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My Peace I Give You: Healing Sexual Wounds with the Help of the Saints Paperback – May 14, 2012
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"Eden describes the lives of canonized saints and saints in waiting ... revealing how and why each one offers hope for abuse victims today. By doing so, she breaks through the artificial barriers often placed between us and those mighty representatives of God."-- William Doino, Jr., Inside the Vatican
About the Author
Dawn Eden, a former rock journalist and New York Post headline writer, is the bestselling author of The Thrill of the Chaste. Since the publication of her second book, My Peace I Give You: Healing Sexual Wounds with the Help of the Saints, she has shared her message of redemptive suffering and spiritual healing with audiences in the United States, Canada, and Europe. Having received her sacred-theology licentiate in 2014 from the Pontifical Faculty of the Immaculate Conception at the Dominican House of Studies, she is currently studying toward a doctorate at the University of St. Mary of the Lake.
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When I started reading, "My Peace I Give You", I could not put it down. When I had to put it down, I couldn't wait to get back to it.
I was not wounded in anyway, yet I found the book useful in several ways:
1) It helped me to empathize with those who are wounded and to have even greater compassion than I had before. I found myself reflecting back on my own childhood and the environment I was blessed to have through my parents, friends and relatives. When one grows up in such an environment it can be difficult to understand the spiritual and emotional challenges those who were abused can face. A book cannot possibly give me a complete understanding, but it has given me some helpful awareness and sensitivity.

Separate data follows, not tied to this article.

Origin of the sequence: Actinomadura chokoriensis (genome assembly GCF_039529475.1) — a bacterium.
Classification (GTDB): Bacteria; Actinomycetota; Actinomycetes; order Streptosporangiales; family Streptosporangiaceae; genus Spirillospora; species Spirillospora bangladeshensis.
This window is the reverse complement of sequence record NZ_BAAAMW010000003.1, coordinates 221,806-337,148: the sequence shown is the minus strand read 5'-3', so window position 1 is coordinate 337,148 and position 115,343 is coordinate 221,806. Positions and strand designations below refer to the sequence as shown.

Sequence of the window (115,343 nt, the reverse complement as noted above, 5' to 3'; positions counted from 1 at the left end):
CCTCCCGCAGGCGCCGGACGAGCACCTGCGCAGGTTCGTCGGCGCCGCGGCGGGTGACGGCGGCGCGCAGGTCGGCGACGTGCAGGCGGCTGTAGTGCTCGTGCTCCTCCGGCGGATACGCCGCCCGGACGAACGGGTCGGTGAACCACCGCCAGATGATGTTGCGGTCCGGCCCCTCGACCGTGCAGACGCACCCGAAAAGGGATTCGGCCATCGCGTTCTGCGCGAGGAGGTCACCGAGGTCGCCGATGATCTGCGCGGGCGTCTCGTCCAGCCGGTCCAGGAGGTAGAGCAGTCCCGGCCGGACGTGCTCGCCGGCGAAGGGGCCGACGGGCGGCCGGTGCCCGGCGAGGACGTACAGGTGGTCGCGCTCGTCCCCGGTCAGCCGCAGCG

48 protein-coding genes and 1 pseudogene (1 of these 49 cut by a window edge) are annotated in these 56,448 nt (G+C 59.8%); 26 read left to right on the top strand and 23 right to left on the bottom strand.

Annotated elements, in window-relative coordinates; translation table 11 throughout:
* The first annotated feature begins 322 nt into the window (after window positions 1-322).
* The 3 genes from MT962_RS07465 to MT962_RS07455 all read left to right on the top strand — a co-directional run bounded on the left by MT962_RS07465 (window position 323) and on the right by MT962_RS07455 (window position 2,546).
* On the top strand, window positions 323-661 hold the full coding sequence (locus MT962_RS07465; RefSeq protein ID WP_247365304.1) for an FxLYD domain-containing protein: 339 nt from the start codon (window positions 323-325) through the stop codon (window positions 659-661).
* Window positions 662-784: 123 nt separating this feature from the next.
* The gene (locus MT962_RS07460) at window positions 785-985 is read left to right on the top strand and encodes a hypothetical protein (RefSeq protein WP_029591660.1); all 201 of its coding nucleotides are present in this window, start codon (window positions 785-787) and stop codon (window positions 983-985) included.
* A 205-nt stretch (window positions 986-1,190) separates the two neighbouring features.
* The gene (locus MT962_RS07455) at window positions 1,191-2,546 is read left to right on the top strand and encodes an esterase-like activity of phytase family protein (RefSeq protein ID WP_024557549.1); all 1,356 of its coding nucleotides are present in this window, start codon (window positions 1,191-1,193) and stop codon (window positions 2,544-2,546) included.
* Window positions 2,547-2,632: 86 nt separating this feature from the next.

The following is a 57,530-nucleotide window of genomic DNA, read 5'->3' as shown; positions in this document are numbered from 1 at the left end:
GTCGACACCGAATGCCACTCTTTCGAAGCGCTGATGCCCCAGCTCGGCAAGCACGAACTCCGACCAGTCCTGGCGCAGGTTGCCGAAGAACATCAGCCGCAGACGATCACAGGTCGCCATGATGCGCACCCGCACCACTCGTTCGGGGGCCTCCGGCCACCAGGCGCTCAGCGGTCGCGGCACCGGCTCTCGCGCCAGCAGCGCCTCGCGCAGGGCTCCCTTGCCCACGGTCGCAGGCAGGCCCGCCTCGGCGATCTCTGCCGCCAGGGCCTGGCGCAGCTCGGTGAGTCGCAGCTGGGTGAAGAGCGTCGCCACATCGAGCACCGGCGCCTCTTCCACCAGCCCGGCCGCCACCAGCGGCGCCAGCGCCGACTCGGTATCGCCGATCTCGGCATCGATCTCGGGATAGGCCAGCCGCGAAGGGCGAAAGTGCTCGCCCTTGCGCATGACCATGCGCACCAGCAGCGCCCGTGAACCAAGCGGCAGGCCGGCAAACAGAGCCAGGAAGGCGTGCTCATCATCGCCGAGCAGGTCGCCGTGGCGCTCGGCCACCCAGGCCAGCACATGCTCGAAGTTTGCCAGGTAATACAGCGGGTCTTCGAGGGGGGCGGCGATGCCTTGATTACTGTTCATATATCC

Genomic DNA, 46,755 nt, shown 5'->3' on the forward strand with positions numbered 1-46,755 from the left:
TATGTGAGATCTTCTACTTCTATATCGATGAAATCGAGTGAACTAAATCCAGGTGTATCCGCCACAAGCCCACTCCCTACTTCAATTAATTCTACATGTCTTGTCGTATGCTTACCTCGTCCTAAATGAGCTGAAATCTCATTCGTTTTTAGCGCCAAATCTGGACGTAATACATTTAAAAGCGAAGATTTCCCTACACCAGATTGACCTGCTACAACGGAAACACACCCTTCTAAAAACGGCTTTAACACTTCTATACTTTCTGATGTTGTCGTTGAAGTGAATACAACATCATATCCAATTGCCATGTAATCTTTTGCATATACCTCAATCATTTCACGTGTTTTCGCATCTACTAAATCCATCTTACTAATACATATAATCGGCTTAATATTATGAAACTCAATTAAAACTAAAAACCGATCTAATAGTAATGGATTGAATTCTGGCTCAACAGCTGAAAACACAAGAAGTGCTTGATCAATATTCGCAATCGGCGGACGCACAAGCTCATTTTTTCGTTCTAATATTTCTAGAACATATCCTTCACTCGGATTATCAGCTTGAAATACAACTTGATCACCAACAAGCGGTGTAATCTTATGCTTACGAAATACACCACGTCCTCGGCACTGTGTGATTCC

2) While I am not a parent, I couldn't help thinking like a parent and how I might protect my child from things that may not seem so harmful. In our sex-saturated society, young children can be scarred through exposure to things we may not think about. Dawn's book heightened my awareness.
3) Even though Dawn discusses her own wounds, her discussion of them is veiled. She reveals no more than is necessary to make a particular point and to help the reader see that she is speaking from personal experience. The book is not dominated by Dawn's personal story. Rather, her discussion about the saints is dominant. Anyone thinking that they would get depressed reading this book, or thinking it is just another story about someone abused, would be mistaken.
4) I found the book lifting me up through other sufferings I deal with that are not of a sexual nature. Colossians 1:24 introduces us to the concept of redemptive suffering. For those who are not wounded, and are wondering if they should get this book, I would say this is a key reason to read it. Let the saints teach you how to deal with suffering of any kind. Moreover, Dawn has found some very interesting and inspiring stories about certain saints and blesseds, including some who are more obscure. There is a great deal of ethnic and racial diversity among Dawn's choices.
5) For priests - especially those who serve as spiritual directors and confessors - this book is a must-read. Once you read it, you may want to stock some for those souls in great need of such a book. I myself have been giving copies away, mainly to clerics. In fact, I would encourage people to get a copy for the priests in their parish and for their bishop. If they have more than one copy, they can give it to others.
6) I believe "My Peace I Give You" is something dioceses should be taking a closer look at. I seriously doubt there is anything out there like it for those who have suffered childhood sexual abuse.
7) I know people who were abused and have already been able to recommend this book to them. Having read the book, I'll know when to recommend it to others in the future.
Get this book and, after reading it, get a copy or two to pass along.
And yes, I did give the book as a gift. The love of CHRiST spills over the pages.